Space Ring Latest Implausible Warming Solution
The journal Acta Astronautica has published what is probably the most outlandish suggestion yet to stop global warming on Earth - a planet-girdling ring of small particles or micro-spacecraft with reflective umbrellas.
The price tag? Oh, about $6 trillion to $200 trillion for the particle solution. Much less for spacecraft.
Scattering sunlight does work; when Mount Pinatubo erupted in 1991, the global climate cooled by about one degree. The ring could be positioned around the equator, cooling the tropics.
Of course, no idea is too outlandish for the imagination of science fiction writers like Stanislaw Lem. An artificial ring of ice was described in Stanislaw Lem's 1987 novel "Fiasco". In Lem's novel the ring was launched into space by the mysterious inhabitants of the planet Quinta for the purpose of lowering the level of the oceans to make more room on land. The ring mass is equal to about 1% of the planet's oceans. The endeavor fails probably due to political reasons before the ice can be accelerated to escape velocity. The ice remains in orbit casting a huge shadow while huge chunks of ice, slowed by the atmosphere return to the surface as a never ending torrent. Lem's protagonists speculate that the ring was launched by shooting lightning into the atmosphere creating a sort of rail gun made of air within which the ice was shot into orbit.
The ring, a flat disk with a hole that had a diameter of fifteen thousand kilometers, inside which spun the girdled planet, was made up of hunks of ice in the middle belts, but of polarized crystals of ice on the outer edges-and that, too, must have been by design. In a word, the ring was controlled in motion and shape from the very beginning; it was guided into the plane of the equator, that being stationary. But on the inside, above the equator, it became chaotic and formless...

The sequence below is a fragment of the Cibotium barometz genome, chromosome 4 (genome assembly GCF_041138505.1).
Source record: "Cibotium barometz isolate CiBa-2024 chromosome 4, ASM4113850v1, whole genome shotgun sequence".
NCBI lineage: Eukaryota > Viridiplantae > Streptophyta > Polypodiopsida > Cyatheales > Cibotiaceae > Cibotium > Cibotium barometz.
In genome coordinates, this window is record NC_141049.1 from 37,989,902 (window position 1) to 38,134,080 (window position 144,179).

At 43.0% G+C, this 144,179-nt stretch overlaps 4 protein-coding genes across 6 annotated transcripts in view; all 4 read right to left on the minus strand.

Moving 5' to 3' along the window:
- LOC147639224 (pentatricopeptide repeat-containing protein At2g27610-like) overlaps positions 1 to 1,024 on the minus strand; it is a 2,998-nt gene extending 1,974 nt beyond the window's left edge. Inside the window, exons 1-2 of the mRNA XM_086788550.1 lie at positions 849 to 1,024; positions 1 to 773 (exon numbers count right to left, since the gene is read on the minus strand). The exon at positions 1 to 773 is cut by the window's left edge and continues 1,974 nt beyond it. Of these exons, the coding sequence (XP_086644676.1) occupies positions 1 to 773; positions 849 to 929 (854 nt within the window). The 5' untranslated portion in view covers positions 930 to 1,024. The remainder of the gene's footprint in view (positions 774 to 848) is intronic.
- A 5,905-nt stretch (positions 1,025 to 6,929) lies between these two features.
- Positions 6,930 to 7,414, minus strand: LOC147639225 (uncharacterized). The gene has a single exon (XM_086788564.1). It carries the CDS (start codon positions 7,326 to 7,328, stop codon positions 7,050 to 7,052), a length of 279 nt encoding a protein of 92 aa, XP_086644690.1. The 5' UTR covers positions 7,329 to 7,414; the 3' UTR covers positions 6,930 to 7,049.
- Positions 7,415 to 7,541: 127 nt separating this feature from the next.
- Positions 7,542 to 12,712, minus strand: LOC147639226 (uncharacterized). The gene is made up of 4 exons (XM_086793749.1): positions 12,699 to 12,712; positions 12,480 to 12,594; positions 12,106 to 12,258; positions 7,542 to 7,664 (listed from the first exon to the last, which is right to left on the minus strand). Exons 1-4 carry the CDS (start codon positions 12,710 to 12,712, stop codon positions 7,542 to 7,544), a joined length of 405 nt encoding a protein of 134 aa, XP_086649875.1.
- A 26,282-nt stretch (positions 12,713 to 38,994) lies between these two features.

Arthur C. Clarke also used the idea of a connected ring of satellites and space stations in his novel Fountains of Paradise:
Many of the synchronous
stations were already kilometres in extent, or linked by cables which stretched
along appreciable fractions of their orbit. To join them together, thus forming
a ring completely around the world, would be an engineering task much simpler
than the building of the Tower, and involving much less material.
No - not a ring - a wheel. This Tower was only the first spoke. There would
be others (four? six? a score?) spaced along the equator. When they were all
connected rigidly up there in orbit, the problems of stability that plagued a
single tower would vanish.
If this article hasn't slaked your thirst for imaginative space-based solutions to global warming, be sure to read about physicist/sf author Gregory Benford's Reduce Global Warming (with a giant space lens). And, since no one has bothered to think about the problem that this would create for all other spacecraft and satellites, be sure to read Terminator Tether - EDT solution to space debris. (We've got you covered here at Technovelgy.com!)
Read more at Space Ring Could Shade Earth. And thanks to alert reader Yossi Preminger for the tip and the quote. Thanks also to Fred Kiesche for the Clarke reference.